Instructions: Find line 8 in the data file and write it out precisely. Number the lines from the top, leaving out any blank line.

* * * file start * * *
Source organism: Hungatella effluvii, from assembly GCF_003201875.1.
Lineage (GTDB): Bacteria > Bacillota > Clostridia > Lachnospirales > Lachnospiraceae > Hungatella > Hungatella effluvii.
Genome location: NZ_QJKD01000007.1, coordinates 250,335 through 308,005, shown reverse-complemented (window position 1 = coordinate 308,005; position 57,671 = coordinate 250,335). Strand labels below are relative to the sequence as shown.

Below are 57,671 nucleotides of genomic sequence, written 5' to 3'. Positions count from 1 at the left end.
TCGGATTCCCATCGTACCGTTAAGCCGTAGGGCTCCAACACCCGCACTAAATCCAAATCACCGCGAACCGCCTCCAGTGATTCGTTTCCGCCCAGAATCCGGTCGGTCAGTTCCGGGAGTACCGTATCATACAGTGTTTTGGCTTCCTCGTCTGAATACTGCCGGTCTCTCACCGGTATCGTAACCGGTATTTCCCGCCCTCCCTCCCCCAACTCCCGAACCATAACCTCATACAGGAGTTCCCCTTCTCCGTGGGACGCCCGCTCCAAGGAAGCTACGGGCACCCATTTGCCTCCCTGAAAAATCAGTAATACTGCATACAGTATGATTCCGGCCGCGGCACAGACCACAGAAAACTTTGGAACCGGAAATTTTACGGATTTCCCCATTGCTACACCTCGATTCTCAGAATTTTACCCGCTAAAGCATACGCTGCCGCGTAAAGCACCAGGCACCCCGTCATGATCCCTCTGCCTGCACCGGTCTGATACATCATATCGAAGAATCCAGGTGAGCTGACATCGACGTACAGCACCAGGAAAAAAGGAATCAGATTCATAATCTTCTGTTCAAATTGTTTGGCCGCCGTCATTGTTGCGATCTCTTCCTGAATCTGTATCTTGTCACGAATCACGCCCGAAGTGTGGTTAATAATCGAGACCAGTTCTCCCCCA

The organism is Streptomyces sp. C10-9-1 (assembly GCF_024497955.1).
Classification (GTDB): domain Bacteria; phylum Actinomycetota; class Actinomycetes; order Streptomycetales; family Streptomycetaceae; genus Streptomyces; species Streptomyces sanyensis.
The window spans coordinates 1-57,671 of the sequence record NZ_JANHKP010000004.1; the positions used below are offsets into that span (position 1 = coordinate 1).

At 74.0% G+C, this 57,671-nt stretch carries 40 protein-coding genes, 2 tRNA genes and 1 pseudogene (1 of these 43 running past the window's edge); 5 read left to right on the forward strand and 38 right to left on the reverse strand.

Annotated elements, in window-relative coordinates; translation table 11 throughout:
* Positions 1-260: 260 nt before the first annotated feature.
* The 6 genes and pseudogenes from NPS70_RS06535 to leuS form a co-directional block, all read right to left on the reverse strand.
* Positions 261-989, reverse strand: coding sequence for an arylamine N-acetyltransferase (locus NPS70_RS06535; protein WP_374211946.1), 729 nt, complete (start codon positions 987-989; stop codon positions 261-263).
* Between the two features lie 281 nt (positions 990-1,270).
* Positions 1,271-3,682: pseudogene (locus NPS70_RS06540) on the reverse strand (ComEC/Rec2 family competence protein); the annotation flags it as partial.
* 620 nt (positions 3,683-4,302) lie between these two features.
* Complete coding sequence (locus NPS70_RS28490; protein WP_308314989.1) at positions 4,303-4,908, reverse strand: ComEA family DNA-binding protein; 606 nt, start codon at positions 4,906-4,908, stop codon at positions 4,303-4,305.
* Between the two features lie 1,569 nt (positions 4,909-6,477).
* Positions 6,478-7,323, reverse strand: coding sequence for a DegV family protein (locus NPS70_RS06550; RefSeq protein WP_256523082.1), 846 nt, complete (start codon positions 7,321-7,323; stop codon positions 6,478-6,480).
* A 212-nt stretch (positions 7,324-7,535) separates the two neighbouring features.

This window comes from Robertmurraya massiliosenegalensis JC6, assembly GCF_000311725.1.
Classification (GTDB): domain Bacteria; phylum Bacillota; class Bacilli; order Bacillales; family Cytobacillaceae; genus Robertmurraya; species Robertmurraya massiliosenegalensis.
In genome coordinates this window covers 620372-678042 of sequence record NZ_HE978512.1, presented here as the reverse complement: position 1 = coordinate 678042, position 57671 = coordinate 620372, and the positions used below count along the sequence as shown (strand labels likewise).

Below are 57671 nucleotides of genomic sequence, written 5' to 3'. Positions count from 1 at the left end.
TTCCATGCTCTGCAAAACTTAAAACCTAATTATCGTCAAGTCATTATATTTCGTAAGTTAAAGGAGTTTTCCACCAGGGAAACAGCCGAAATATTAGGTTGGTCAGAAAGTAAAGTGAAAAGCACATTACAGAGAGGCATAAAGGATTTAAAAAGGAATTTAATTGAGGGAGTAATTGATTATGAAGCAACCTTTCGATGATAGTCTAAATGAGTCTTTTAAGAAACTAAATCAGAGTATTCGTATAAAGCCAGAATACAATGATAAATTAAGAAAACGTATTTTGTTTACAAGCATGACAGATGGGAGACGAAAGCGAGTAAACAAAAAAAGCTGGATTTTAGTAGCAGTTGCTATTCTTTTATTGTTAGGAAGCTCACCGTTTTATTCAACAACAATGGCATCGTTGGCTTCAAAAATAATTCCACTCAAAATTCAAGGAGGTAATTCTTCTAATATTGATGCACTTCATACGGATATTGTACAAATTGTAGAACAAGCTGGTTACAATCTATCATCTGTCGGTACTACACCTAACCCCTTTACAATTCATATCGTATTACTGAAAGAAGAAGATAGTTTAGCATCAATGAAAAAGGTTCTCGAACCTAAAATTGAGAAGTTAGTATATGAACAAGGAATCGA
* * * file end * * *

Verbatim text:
The window spans coordinates 1-57,671 of the sequence record NZ_JANHKP010000004.1; the positions used below are offsets into that span (position 1 = coordinate 1).